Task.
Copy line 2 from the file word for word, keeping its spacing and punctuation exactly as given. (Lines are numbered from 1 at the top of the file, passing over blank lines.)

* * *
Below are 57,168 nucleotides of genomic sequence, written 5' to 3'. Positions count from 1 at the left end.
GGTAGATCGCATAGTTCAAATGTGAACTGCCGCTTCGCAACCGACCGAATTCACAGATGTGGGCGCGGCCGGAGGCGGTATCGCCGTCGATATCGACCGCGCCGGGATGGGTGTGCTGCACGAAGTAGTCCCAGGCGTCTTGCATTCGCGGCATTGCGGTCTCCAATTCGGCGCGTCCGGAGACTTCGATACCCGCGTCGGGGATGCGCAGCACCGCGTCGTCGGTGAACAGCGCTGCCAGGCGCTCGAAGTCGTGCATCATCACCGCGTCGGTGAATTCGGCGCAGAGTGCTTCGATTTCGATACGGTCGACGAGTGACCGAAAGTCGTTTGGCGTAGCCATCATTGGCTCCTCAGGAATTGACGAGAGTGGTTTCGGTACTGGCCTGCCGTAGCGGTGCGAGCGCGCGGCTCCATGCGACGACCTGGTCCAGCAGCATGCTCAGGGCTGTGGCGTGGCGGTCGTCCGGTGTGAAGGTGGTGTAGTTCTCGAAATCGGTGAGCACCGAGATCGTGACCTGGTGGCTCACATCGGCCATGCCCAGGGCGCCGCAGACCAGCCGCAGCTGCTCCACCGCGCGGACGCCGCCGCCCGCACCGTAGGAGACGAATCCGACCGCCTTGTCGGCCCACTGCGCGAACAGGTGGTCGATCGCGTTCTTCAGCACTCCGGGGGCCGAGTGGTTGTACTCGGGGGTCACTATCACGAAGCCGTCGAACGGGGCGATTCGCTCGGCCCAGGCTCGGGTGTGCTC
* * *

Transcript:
GGTAGATCGCATAGTTCAAATGTGAACTGCCGCTTCGCAACCGACCGAATTCACAGATGTGGGCGCGGCCGGAGGCGGTATCGCCGTCGATATCGACCGCGCCGGGATGGGTGTGCTGCACGAAGTAGTCCCAGGCGTCTTGCATTCGCGGCATTGCGGTCTCCAATTCGGCGCGTCCGGAGACTTCGATACCCGCGTCGGGGATGCGCAGCACCGCGTCGTCGGTGAACAGCGCTGCCAGGCGCTCGAAGTCGTGCATCATCACCGCGTCGGTGAATTCGGCGCAGAGTGCTTCGATTTCGATACGGTCGACGAGTGACCGAAAGTCGTTTGGCGTAGCCATCATTGGCTCCTCAGGAATTGACGAGAGTGGTTTCGGTACTGGCCTGCCGTAGCGGTGCGAGCGCGCGGCTCCATGCGACGACCTGGTCCAGCAGCATGCTCAGGGCTGTGGCGTGGCGGTCGTCCGGTGTGAAGGTGGTGTAGTTCTCGAAATCGGTGAGCACCGAGATCGTGACCTGGTGGCTCACATCGGCCATGCCCAGGGCGCCGCAGACCAGCCGCAGCTGCTCCACCGCGCGGACGCCGCCGCCCGCACCGTAGGAGACGAATCCGACCGCCTTGTCGGCCCACTGCGCGAACAGGTGGTCGATCGCGTTCTTCAGCACTCCGGGGGCCGAGTGGTTGTACTCGGGGGTCACTATCACGAAGCCGTCGAACGGGGCGATTCGCTCGGCCCAGGCTCGGGTGTGCTC